However, to add a bit more interest, I have decided that before I attempt the actual quilting, I am going to add some (very basic) embroidery, picking out the odd word or illustration. The way I choose these colours are based on the content – so really it is another layer of colour coding. I started with the content relating to the Tactile Academia booklets, mainly because there I already had colours picked out: blue for The Fishscale of Academicness, red for The Winning Hand of Independence, yellow for The Button Connection, cream for The Dress-up Doll of Formality (and all sorts of ways of playing with written genre), dark green for The Butterfly Challenge and light green for The Land- and Seascape of Academic Practice. Actually this last one I thought was very complex and deserved two colours really, so I used the light green for the islands as well as anything connected to object-based learning and introduced a pink for the ‘shallow’ waters – and anything connected with the ‘off-loading’ practices of craft (the pink inspired by the Pairings Project, which really should have been more magenta, but I decided to stick with the colours liberated from my grandmothers sewing box rather than buying new ones). You can find a very light blue representing The Underwater Iceberg (a book in  preparation), and orange representing my work on blogging (inspired by the colours of the blog on that which is now defunct).

Since then I have also added dark blue for the work with collage and reflective bookmaking, purple for the overall tactile academia ideas, a light brown for genre that is not written and olive for experiential learning (although I don’t seem to have a picture of that – oops!). I will post soon about the actual quilting of it…

And, just as with the whole process of putting this together, this work has allowed me time to reflect and analyse my work. I have been able to see how the things I do interconnect with each other – and how long I have already been on this journey of ‘Tactile Academia’ without knowing it. This has been particularly useful as I have also been in the process of putting together the portfolio for the accreditation to Senior Fellow of the HEA . Taking the time to work on the quilt has allowed me to see a lot of things more clearly – and it has given me an example with which I can visually and conceptually explain what I do in a learning and teaching context.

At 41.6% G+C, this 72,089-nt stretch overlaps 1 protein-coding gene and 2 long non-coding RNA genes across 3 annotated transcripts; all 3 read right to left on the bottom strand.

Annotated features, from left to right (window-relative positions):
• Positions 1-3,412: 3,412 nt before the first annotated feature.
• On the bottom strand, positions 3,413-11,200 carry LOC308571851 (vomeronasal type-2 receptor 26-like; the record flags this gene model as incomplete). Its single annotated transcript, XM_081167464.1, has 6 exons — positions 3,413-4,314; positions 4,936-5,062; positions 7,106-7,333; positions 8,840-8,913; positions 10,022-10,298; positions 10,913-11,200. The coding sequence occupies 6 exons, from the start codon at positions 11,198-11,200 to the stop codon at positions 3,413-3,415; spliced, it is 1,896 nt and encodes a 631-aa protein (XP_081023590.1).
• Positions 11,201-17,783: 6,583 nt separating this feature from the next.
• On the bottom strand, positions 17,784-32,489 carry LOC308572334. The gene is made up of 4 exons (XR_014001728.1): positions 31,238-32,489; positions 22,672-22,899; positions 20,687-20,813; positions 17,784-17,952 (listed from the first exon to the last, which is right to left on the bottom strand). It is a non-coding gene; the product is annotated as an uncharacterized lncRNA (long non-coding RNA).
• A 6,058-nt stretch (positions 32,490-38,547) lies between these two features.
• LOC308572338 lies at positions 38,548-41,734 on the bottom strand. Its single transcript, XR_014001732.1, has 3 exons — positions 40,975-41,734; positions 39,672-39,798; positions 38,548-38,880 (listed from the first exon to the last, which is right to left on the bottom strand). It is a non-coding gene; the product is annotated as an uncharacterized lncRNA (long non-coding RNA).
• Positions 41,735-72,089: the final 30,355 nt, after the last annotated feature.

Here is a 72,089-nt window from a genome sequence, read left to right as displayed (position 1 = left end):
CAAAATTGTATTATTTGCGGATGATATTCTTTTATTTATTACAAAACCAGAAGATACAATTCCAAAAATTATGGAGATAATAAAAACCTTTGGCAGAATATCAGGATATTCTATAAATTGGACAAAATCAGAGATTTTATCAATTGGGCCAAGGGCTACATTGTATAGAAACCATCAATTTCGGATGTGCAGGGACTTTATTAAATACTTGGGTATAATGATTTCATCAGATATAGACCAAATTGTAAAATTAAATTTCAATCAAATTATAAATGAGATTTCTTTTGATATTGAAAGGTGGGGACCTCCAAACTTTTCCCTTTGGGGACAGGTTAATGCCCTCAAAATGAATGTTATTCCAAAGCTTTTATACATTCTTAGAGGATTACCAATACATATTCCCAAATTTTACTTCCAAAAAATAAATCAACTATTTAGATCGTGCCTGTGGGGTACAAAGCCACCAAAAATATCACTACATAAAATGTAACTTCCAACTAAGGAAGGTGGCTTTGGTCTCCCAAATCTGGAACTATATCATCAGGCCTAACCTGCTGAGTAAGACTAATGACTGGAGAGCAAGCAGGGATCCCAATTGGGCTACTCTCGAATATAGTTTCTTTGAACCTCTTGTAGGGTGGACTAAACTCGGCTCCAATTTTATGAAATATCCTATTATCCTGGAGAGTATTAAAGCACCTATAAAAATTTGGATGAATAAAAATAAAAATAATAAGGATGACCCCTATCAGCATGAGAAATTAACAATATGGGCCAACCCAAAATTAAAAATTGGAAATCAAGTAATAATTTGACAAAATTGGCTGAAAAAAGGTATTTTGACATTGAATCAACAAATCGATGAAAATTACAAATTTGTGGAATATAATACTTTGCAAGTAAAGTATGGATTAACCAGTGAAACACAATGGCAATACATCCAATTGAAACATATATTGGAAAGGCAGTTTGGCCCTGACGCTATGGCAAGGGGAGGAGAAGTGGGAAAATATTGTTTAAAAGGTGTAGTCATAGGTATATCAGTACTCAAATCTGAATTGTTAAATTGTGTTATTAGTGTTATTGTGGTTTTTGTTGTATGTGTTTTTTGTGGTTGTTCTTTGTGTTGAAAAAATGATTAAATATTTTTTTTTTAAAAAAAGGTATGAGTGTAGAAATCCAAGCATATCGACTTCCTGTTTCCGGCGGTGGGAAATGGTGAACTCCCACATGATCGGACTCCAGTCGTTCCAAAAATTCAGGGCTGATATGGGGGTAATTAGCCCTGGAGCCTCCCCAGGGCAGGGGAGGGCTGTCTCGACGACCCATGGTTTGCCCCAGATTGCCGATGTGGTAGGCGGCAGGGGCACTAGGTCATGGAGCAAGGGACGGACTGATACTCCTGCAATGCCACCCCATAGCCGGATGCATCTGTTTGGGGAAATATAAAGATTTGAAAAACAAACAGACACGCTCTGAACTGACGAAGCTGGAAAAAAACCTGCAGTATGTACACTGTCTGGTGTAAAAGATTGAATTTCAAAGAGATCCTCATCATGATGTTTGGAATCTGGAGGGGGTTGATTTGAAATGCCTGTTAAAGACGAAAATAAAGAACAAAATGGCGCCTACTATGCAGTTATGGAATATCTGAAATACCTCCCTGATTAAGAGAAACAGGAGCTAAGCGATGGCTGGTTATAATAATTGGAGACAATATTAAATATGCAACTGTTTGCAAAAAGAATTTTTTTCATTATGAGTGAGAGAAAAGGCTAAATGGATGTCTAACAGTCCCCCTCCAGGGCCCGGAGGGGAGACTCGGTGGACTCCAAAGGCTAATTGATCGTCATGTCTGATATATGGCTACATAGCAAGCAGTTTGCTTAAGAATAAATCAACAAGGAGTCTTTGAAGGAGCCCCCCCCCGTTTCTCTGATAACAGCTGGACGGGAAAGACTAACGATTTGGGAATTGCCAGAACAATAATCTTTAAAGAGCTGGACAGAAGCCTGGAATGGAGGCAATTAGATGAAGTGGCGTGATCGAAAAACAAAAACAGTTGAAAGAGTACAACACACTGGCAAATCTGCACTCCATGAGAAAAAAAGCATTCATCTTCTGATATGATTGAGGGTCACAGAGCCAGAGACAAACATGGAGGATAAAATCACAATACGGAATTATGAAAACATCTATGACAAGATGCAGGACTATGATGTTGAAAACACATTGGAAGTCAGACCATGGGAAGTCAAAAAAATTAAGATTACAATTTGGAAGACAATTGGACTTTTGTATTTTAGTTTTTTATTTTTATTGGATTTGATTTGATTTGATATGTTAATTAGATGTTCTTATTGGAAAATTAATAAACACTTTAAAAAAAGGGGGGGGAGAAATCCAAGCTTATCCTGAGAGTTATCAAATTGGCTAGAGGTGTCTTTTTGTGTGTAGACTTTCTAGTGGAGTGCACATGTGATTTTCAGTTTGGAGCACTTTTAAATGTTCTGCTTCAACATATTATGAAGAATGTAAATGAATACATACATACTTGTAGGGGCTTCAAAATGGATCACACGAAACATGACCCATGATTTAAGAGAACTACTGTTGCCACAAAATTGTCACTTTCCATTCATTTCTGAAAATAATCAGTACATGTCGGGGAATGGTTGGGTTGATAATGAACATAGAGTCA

And another link…

As you know I have been working with some colleagues on different ways of getting the Fishscale concept out into the open. And I am happy to announce that the chapter I have been working on with Geoff Walton is about to be published in the Only Connect (un)book. Find out more about the whole book from this brief introduction by Emma Coonan, one of the editors. (Look out for two fabulous illustrations by Josh Filhol, who is working with me on illustrating this concept!)

And yes, it also includes another chapter from me that was written as one of the Tactile Academia booklets – The Winning Hand of Independence – first featured at the Writing in Creative Practice workshop in Ayr.